This is rare

To read a newspaper article on something you know about and to finish it going, yes, he\’s got a decent grip on the subject there.

It\’s Ambrose E_P on the subject of China and rare earths. Yes, they supply 97% of the world, yes, they\’re restricting export and yes everyone\’s getting worried about it. Which is why all sorts of companies are looking for new sources. Perhaps new mines or perhaps extracting them from something which is already mined.

We\’re doing the latter and might have something interesting to say about that in a year or so.

However, if anyone wants to come and play in this sand pit in the hopes of making money I\’d advise a note of caution. There are plenty of known places where you can get mixed rare earths: ore really isn\’t the thing that\’s in short supply. It\’s being able to separate them which is the real lock that China has on the market.

And that, I think, is where someone could at least attempt to make some serious money. Designing a new method of separation. The current technology uses hundreds and, for some of them, thousands, of iterations of dissolving in acid and recrystalising. Something which either side=stepped or reduced this process would be very welcome indeed.

There are a couple of interesting ideas about how to do this out there in the ether and if anyone has a few hundred thousand they\’d like to throw at some basic research then, well, my email\’s here on the blog if you want to get in contact……

4 thoughts on “This is rare”

  1. It’s being able to separate them which is the real lock that China has on the market.

    What is the particular advantage here in China? Lower labour costs? Less stringent environmental regulation? Existing infrastructure for doing this, which no-one else has been bothered to invest in? In other words, even without a new, better process, what is stopping others from doing this in say Australia or South Africa?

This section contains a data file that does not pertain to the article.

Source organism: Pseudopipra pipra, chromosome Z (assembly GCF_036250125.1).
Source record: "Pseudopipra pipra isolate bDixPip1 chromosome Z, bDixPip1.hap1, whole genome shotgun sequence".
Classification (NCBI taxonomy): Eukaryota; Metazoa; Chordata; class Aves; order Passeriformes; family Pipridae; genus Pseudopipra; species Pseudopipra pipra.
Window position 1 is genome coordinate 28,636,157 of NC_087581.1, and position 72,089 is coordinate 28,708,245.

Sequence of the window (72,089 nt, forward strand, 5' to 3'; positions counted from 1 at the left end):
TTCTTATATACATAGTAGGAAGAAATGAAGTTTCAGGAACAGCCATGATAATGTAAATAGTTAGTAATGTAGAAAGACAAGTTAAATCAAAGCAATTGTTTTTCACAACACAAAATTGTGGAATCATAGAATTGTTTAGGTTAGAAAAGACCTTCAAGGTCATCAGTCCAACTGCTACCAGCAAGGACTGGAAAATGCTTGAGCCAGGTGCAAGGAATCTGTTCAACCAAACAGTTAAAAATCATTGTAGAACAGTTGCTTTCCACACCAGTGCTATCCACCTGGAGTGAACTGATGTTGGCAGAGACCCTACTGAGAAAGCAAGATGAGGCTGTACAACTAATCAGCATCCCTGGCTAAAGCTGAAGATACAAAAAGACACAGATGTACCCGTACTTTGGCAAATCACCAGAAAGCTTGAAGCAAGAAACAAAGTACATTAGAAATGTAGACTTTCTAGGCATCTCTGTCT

Tim adds: “Existing infrastructure for doing this, which no-one else has been bothered to invest in?”

    Correct. Anyone with a couple of hundred million can build one. But given that the technology used is about 30 years old I’m pretty sure there’s a better way possible.

  2. A couple of hundred million? That all? Given the importance of access to these rare earths, perhaps one could persuade the US government to fund re-opening some of the old US plants, if normal market fund raising fails. They, or even the likes of EPSRC here, may also be willing to fund research on improving the process.

  3. I have no specific knowledge about metallurgic refining processes, but I only recently realized that an energetic Finnish engineer set up a corporation, from scratch, in just about five years, to utilize a new biological refining technology called bioheapleaching, to enrich low-yield ores to produce nickel, copper, zinc, cobalt and now even uranium.

    http://en.wikipedia.org/wiki/Talvivaara

    I do realize that the mentioned metals are not rare earths, but given that such a diverse set of metals can now be enriched, it is not inconceivable that very similar derived technologies could extract europium, cerium, and lanthanum, etc.

    So, it seems to me that some basic research has been done and it is possible to move rather quickly, if necessary. Though it might require that there are sulphides present in the ore (I understand that these are used by the bacteria in such a way that the plant produces its own heat to keep processes active even in extreme winter conditions of Talvivaara).

    As said, I’m not a mine engineer and could be miles off. But this is enough to make me think that where there’s a need, means will be developed.

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